Friday 26 October 2012

Brian Coleman: clinging to the wreckage - last night's scrutiny meeting

Dealing with a badly behaved child is something all parents have to face, at some point. Tantrums, fighting, arguing, a whole range of misbehaviour that must be met by firm discipline: of course Mrs Angry never quite got the hang of this, and was always puzzled by the advice given in parental guides that bad behaviour should be met by sending your errant child to sit on the naughty step, or upstairs to his or her room. Mrs Angry's daughter would simply wobble her lip, and cry, and make Mrs Angry feel dreadfully guilty, and her brother would fold his arms defiantly and say: No. I won't: and you can't make me. Boys, see.

Earlier this week, Barnet Tory leader Richard Cornelius, in a belated response to the news that his chum Councillor Brian Coleman had been charged with assault by beating and a driving offence, indicated that his colleague would not be suspended, as that might prejudice his trial, but would merely be asked to 'take a back seat' in the political life of Broken Barnet. 

This reaction  provoked a universal reaction of astonishment and indignation, including, it seems, within senior Tory ranks, and Councillor Cornelius was obliged to perform a speedy u turn, announcing that he was instigating the procedure to suspend him. 

Last night at Hendon Town Hall saw the meeting of the Budget and Performance Overview and Scrutiny committee, a committee chaired by ... Councillor Brian Coleman. Would he be allowed to chair this, in view of the proceedings to suspend him? Surely not, you might think. Surely Brian would feel that his position was untenable and would agree to stay away?

No. I won't: and you can't make me.

And when we arrived in the committee room, there was his name in the Chair's place at the table, and look: as members took their seats, in came a familiar figure: the elephant entering the room.

There was a lot of coughing, (and not just from Mrs Angry, who is still suffering, yes, thank you for asking) and a fair degree of repressed amusement in the public seating - which was in fact filled almost entirely by senior officers.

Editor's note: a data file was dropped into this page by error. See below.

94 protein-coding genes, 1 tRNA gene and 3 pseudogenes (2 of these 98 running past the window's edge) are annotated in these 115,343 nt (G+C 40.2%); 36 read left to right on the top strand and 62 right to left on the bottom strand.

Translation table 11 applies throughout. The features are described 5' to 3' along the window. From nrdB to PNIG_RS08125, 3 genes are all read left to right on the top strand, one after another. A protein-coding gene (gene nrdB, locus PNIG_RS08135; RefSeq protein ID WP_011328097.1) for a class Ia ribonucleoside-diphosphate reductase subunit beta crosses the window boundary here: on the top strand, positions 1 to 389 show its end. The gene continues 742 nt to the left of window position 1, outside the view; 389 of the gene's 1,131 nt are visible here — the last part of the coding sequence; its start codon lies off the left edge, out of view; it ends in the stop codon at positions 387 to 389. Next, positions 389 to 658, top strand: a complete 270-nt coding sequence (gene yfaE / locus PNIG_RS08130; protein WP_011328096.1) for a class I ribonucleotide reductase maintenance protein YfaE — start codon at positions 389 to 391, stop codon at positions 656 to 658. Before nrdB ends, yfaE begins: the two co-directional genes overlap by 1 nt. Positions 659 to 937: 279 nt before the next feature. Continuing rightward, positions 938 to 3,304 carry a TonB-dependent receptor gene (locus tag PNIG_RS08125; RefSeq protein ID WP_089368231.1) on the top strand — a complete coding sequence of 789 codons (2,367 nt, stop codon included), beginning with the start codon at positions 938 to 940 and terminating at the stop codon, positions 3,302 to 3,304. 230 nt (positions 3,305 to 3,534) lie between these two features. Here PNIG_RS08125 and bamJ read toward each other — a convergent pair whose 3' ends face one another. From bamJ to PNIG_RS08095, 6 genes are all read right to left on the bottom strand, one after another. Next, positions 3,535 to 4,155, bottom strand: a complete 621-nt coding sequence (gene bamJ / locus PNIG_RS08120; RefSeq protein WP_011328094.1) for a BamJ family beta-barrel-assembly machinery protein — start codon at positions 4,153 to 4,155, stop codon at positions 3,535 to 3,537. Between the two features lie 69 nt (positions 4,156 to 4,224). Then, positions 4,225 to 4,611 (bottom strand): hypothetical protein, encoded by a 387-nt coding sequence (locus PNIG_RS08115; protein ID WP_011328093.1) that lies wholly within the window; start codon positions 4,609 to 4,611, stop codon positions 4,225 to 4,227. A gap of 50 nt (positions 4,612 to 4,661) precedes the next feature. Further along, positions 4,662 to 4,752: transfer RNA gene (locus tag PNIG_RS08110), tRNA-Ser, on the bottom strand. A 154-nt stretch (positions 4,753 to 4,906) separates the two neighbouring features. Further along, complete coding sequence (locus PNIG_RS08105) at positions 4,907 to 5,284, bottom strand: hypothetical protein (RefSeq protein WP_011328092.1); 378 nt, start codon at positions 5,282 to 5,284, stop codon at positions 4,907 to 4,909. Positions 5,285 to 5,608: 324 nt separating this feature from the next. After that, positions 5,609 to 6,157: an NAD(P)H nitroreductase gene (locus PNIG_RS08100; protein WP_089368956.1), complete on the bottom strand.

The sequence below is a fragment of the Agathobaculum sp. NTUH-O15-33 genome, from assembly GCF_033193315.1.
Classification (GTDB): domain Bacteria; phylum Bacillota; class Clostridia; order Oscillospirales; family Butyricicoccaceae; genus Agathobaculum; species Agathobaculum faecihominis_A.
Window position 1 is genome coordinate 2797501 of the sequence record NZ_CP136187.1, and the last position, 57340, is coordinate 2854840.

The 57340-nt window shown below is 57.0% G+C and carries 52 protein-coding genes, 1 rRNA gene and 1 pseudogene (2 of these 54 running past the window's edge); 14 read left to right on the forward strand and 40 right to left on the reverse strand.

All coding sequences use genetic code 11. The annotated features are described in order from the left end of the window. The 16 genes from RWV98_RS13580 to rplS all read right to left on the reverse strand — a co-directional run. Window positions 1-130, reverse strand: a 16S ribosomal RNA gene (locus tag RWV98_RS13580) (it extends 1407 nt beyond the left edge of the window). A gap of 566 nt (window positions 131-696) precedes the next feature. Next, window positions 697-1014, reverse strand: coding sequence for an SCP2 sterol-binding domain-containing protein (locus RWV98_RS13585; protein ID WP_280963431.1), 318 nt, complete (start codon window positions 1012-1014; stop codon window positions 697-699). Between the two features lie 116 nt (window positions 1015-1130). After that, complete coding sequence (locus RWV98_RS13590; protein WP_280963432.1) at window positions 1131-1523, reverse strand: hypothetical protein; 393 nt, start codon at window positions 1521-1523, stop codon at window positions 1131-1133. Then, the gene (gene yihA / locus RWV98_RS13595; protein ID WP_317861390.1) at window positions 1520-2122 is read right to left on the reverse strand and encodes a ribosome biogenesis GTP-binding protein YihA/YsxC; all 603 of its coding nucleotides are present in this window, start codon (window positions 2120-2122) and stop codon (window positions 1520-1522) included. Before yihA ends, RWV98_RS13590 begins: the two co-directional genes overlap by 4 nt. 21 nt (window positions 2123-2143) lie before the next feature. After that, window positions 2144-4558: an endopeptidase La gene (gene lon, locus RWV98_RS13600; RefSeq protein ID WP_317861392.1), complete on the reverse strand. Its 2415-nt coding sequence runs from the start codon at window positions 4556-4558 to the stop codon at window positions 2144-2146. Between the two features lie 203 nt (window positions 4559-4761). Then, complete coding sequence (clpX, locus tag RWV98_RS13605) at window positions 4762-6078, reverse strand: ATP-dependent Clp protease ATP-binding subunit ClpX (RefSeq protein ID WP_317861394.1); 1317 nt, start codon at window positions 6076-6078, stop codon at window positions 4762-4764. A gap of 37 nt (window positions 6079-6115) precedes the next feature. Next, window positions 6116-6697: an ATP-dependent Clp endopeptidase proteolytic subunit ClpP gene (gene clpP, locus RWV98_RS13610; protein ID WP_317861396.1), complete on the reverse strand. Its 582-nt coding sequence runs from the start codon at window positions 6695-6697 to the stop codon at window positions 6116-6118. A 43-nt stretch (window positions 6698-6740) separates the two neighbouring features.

Councillors sat opposite the Chair with bemused expressions.

The Chair tapped his little hammer: Coleman is the only Chair of any committee who uses such a prop, of course, appealing as it does to his need to feel omnipotent, Thor like in his super powers. Last night's opening tap, however, was rather less confident than the performance at the previous meeting he chaired, in which he treated members of the public and fellow councillors with gobsmacking officiousness and condescension.

Coleman was clearly on his best behaviour, in fact: subdued, quiet, no grandstanding, no ranting, a few timid attempts at the odd mildly humorous remark, but nothing on the usual scale of performance.

What was on the agenda seemed hardly of any importance, compared to the the extraordinary circumstances of the meeting itself, but on we went.

Alan Schneiderman pointed out that the so called savings in the library budget were nonsense. A senior officer tried to make out that they were real. A typical One Barnet argument, in fact. 

Cabinet member for libraries, Robert Rams, sat at the table, swinging his little legs, clearly bored, covertly looking at twitter on his phone. Mrs Angry sent him a stern tweet, reprimanding him for sitting at the table tweeting, rather than listening to the committee. He turned round and laughed. Another councillor who should be sent to his room, preferably until well after the next election.

Councillor John Marshall had made it to the meeting, with arm in sling, after falling in the park the other day. Mrs Angry had commiserated with the old boy at the beginning of the meeting, and tried tactfully to establish whether or not anyone had pushed him, but apparently not. There may however have been an undetected blow to his venerable old head, as he now piped up, in his peevish patrician voice, and suggested that Councillor Robert Rams was now one of the 'heroes' of Hampstead Garden Suburb for his wonderful support for their - ha - 'community library' with its millionaire Tory volunteers: proof, he said, of the Big Society in action. Marvellous. Wonder who Councillor Marshall thinks is the hero of Friern Barnet, and their small society venture, the people's library? Occupier and community librarian Phoenix?

 After an awkward mention of street lighting, and erm, a legal challenge of the procurement process, we moved swiftly on to ah ... oops, parking. This was, of course the highly contentious issue which has galvanised the borough's political insurgence, and played a major part in the political downfall of the Chair, Brian Coleman, at the GLA elections, and in his previous capacity as Cabinet member for environment. 

Again, much debate about whether or not any of the mythical One Barnet savings have been produced, as promised by the privatisation of the parking payment contract so fortuitously awarded to our friends at NSL - or whether in real terms, income has dropped rather alarmingly.